Alexei Malashenko, a North Caucasus researcher at the Moscow Carnegie Center think tank, warned that it could be the first in a series of attacks ahead of the 2014 Winter Olympics in Sochi. “I am very worried, but I believe this is the first bell before the Olympics. We should expect more attacks,” said Malashenko according to the Moscow Times.
The Los Angeles Times reports that It was the latest instance of violence from the Caucasus, fueled by nationalism and Islamic extremism, spilling over into other parts of Russia.
This latest event follows ethnic violence in Moscow earlier this month. The Wall Street Journal reports that police temporarily detained more than a thousand migrant workers to calm tensions following a riot triggered by the killing of a Russian man that residents blamed on a migrant from the predominantly Muslim Caucasus region.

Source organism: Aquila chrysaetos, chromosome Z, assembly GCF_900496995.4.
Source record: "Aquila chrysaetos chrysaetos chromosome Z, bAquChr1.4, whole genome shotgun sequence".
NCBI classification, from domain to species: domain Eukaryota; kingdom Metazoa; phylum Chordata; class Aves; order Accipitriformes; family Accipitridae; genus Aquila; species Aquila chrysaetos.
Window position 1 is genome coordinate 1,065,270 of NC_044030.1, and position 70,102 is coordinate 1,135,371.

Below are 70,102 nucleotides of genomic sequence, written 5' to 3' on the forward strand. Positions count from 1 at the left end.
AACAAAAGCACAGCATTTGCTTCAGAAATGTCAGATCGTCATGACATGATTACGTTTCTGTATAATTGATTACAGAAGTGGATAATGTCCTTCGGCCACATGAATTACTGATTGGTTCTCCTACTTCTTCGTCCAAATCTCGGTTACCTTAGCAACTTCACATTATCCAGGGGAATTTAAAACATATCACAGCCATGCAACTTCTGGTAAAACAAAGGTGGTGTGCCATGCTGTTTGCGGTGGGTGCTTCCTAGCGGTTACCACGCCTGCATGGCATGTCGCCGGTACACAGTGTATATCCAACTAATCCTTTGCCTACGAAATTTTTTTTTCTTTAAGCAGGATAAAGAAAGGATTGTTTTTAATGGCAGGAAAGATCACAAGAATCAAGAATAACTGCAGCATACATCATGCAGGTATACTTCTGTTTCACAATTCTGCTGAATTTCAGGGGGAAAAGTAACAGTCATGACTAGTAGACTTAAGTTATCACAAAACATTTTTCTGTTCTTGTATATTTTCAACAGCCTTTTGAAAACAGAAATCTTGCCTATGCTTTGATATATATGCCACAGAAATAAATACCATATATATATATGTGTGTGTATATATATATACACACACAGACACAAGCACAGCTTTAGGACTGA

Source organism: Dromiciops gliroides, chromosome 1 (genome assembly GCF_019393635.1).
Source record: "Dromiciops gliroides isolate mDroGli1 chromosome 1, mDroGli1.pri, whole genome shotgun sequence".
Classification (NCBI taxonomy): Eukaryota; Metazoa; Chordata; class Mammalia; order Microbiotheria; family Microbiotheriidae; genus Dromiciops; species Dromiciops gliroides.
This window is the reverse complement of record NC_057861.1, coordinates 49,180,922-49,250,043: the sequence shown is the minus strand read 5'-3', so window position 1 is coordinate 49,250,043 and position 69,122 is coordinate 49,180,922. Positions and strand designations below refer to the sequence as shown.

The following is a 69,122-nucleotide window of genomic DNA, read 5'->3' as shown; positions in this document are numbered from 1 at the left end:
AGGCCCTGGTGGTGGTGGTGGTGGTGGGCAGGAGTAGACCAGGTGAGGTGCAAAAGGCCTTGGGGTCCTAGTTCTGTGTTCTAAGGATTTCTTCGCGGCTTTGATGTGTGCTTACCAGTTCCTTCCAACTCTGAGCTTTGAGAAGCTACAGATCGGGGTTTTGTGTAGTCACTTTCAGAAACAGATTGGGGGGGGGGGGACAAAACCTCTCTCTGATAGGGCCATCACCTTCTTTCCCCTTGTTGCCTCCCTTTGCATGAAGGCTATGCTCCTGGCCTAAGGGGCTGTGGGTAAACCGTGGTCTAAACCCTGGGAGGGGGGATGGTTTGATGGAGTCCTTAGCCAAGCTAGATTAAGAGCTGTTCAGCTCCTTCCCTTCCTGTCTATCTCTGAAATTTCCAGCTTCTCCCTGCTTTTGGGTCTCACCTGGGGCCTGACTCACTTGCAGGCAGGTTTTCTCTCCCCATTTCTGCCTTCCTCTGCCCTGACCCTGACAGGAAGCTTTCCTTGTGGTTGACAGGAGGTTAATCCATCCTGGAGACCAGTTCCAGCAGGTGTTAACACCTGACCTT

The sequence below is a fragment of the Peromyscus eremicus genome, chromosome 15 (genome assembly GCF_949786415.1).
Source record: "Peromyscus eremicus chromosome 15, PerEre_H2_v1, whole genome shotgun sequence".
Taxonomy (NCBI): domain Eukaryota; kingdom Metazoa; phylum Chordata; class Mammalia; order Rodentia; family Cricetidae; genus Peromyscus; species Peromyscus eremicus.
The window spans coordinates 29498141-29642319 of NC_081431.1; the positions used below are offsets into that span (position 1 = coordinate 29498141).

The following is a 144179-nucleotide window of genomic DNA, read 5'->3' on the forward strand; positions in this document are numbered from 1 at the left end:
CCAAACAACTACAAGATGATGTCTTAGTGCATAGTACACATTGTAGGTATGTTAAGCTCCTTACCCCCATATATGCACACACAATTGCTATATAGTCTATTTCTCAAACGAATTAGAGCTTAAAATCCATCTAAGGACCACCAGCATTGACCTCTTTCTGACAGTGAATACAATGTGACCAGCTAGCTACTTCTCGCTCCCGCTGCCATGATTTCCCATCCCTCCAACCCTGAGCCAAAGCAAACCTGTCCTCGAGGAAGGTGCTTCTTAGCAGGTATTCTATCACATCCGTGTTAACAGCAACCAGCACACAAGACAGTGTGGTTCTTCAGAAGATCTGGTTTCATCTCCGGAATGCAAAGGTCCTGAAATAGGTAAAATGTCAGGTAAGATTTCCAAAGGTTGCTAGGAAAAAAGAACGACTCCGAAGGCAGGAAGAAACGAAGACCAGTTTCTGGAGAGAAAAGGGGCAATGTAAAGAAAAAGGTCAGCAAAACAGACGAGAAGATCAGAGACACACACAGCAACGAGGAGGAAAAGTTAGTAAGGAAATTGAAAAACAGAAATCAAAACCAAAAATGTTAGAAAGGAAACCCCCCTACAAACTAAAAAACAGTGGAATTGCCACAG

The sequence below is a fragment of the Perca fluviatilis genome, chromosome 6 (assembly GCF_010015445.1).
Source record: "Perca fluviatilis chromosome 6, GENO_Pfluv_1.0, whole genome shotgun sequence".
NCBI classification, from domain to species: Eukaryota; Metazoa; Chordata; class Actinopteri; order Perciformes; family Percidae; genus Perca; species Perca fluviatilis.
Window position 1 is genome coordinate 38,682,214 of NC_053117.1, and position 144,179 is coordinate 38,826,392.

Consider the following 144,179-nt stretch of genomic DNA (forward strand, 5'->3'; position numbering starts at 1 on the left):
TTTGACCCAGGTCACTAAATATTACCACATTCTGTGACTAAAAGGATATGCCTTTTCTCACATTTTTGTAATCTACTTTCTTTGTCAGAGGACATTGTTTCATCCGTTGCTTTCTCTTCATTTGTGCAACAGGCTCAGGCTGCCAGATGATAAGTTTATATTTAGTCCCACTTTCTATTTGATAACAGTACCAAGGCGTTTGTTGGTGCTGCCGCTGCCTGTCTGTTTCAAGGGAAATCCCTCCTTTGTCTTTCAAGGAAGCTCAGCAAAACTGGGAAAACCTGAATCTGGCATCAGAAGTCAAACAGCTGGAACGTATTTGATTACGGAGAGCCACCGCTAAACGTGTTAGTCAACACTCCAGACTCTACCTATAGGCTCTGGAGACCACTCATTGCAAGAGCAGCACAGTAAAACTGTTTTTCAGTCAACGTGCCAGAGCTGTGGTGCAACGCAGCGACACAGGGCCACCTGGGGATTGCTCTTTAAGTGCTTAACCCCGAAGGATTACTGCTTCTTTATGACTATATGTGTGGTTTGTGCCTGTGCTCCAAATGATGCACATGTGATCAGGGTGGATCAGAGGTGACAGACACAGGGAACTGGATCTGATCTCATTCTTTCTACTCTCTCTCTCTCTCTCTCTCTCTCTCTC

The number of Muslims in Moscow may be as high as three million, according to ITAR-TASS, making Moscow's Muslim population the largest of any city in Europe. The growing numbers are served by only four mosques. The mayor of Moscow has prohibited further mosque constructions, arguing that most of the Muslims are temporary residents, also according to ITAR-TASS.
A recent Pew Research study finds that social hostilities involving religion in Russia such as these have been rising in recent years, predominantly driven by tensions emanating from the Caucasus. Religious hostilities have been rising in Europe as a whole, including increasing by more than twofold in Russia between mid-2006 and the end of 2011, as shown in the chart below.
Religious freedom by the numbers - see the TEDx video and take the quiz!